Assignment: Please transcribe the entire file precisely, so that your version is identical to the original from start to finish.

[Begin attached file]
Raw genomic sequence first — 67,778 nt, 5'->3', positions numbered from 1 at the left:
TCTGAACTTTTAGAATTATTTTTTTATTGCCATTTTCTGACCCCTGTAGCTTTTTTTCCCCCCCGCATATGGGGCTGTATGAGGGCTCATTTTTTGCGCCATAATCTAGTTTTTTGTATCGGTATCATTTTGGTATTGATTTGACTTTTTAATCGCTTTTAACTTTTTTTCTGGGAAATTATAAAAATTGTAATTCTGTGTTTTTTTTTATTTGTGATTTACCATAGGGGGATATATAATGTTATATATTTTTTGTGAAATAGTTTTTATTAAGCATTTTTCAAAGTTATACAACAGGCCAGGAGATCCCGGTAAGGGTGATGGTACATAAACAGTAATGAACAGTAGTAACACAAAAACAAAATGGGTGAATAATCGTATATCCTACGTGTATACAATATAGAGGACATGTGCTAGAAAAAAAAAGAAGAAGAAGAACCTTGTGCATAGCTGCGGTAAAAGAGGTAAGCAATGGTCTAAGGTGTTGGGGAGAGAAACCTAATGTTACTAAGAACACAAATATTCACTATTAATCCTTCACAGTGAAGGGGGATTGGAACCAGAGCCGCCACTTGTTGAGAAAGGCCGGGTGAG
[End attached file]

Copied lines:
Raw genomic sequence first — 67,778 nt, 5'->3', positions numbered from 1 at the left:
TCTGAACTTTTAGAATTATTTTTTTATTGCCATTTTCTGACCCCTGTAGCTTTTTTTCCCCCCCGCATATGGGGCTGTATGAGGGCTCATTTTTTGCGCCATAATCTAGTTTTTTGTATCGGTATCATTTTGGTATTGATTTGACTTTTTAATCGCTTTTAACTTTTTTTCTGGGAAATTATAAAAATTGTAATTCTGTGTTTTTTTTTATTTGTGATTTACCATAGGGGGATATATAATGTTATATATTTTTTGTGAAATAGTTTTTATTAAGCATTTTTCAAAGTTATACAACAGGCCAGGAGATCCCGGTAAGGGTGATGGTACATAAACAGTAATGAACAGTAGTAACACAAAAACAAAATGGGTGAATAATCGTATATCCTACGTGTATACAATATAGAGGACATGTGCTAGAAAAAAAAAGAAGAAGAAGAACCTTGTGCATAGCTGCGGTAAAAGAGGTAAGCAATGGTCTAAGGTGTTGGGGAGAGAAACCTAATGTTACTAAGAACACAAATATTCACTATTAATCCTTCACAGTGAAGGGGGATTGGAACCAGAGCCGCCACTTGTTGAGAAAGGCCGGGTGAG